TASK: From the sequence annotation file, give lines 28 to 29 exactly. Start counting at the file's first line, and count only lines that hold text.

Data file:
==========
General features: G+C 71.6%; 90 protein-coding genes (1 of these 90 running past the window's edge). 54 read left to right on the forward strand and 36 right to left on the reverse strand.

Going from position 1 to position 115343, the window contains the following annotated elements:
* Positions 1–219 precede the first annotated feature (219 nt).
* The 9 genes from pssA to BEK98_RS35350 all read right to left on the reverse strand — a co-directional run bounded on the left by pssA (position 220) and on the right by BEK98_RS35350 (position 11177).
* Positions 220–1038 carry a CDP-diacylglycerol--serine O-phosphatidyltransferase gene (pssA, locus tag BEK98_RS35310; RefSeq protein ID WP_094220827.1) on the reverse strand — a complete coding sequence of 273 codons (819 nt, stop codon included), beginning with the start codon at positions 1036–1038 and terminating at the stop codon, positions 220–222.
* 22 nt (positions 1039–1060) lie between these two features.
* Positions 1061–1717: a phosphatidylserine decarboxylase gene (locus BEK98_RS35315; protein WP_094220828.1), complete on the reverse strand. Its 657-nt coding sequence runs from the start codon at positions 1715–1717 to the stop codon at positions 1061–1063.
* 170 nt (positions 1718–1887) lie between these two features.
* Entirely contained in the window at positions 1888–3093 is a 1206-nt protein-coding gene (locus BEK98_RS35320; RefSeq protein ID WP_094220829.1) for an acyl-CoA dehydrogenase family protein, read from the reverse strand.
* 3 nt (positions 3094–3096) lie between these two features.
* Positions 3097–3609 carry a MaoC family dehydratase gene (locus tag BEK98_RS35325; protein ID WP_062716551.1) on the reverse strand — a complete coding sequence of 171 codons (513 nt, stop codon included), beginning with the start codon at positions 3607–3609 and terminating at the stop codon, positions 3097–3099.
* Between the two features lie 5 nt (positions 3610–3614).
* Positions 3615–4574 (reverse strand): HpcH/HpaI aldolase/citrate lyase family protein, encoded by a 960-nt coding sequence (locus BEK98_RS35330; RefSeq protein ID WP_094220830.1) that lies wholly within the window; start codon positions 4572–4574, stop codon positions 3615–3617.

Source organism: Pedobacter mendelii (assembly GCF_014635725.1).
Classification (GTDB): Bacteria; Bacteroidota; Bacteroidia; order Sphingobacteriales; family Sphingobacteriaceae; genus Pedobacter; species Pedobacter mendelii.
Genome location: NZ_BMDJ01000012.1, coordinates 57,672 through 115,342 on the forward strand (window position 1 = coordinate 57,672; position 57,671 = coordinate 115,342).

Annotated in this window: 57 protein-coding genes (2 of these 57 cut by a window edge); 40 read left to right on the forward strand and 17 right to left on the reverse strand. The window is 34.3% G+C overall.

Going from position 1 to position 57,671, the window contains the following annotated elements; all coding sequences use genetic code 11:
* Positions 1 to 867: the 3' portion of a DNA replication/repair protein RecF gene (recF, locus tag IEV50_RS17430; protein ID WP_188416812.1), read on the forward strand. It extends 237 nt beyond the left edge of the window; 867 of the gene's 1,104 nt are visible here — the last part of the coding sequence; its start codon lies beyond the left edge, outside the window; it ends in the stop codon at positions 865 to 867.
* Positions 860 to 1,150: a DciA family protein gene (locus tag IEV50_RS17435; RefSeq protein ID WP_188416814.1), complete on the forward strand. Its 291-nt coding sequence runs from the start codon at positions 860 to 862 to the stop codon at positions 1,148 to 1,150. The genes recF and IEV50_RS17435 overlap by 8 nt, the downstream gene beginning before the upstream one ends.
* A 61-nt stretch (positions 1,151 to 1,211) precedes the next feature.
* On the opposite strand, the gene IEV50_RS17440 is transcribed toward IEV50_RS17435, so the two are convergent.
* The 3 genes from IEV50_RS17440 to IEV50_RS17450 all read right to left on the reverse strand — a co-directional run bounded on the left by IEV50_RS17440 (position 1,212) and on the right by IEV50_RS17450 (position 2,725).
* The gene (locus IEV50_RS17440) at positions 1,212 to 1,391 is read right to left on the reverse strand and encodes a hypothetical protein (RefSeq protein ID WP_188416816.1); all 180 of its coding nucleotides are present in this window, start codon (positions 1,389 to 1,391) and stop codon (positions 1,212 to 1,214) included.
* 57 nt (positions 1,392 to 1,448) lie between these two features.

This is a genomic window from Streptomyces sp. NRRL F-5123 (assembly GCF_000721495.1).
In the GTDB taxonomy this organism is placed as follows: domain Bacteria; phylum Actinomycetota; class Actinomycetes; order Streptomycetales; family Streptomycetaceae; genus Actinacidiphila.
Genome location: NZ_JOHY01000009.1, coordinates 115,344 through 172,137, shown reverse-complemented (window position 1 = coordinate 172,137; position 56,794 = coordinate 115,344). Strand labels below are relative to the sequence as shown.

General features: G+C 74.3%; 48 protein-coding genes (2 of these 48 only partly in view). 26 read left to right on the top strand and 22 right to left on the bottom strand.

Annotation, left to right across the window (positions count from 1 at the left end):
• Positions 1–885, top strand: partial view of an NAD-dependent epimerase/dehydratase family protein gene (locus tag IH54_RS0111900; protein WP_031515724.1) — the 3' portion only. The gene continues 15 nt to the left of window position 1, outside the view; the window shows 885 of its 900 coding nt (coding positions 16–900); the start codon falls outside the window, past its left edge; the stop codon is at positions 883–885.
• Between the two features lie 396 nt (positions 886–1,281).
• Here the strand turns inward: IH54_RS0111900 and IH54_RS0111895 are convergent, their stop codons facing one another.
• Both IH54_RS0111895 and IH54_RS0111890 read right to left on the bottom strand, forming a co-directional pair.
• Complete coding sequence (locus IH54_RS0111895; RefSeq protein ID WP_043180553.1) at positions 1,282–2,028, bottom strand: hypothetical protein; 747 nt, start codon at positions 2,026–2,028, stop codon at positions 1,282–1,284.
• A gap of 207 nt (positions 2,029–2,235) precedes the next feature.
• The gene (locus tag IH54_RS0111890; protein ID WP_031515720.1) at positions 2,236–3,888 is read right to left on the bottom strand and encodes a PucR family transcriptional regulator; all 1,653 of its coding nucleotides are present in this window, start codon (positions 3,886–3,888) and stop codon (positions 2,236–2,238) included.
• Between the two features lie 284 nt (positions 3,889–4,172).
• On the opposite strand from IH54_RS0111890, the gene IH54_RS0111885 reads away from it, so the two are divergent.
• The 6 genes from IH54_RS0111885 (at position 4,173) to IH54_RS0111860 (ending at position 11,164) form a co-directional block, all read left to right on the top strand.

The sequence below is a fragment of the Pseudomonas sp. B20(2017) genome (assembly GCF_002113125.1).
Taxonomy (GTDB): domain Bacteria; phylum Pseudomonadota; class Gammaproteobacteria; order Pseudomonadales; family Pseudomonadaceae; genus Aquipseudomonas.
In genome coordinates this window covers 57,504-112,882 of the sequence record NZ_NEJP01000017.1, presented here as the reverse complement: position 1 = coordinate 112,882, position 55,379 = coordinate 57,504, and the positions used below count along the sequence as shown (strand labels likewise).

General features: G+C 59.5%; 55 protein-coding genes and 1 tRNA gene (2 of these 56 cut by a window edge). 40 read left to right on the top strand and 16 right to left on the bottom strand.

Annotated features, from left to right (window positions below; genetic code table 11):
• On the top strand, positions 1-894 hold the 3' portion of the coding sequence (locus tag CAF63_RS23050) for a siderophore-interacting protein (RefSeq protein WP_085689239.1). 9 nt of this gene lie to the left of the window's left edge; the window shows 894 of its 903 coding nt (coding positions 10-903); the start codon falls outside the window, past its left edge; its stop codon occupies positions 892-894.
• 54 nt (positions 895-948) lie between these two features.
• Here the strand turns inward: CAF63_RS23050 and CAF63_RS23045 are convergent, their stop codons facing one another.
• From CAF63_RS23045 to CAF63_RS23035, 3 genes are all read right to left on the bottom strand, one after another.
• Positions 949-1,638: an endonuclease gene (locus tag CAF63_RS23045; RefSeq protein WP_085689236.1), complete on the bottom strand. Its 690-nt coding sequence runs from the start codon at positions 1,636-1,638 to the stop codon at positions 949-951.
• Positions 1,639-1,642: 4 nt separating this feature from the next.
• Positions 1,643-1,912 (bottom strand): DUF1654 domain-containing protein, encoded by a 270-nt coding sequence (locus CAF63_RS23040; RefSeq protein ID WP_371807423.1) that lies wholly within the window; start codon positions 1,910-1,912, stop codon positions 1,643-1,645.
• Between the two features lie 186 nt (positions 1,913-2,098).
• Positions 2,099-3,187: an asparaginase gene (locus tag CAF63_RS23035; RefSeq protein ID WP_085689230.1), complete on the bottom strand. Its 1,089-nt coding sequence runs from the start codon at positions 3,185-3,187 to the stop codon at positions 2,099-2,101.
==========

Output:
Genome location: NZ_JOHY01000009.1, coordinates 115,344 through 172,137, shown reverse-complemented (window position 1 = coordinate 172,137; position 56,794 = coordinate 115,344). Strand labels below are relative to the sequence as shown.

General features: G+C 74.3%; 48 protein-coding genes (2 of these 48 only partly in view). 26 read left to right on the top strand and 22 right to left on the bottom strand.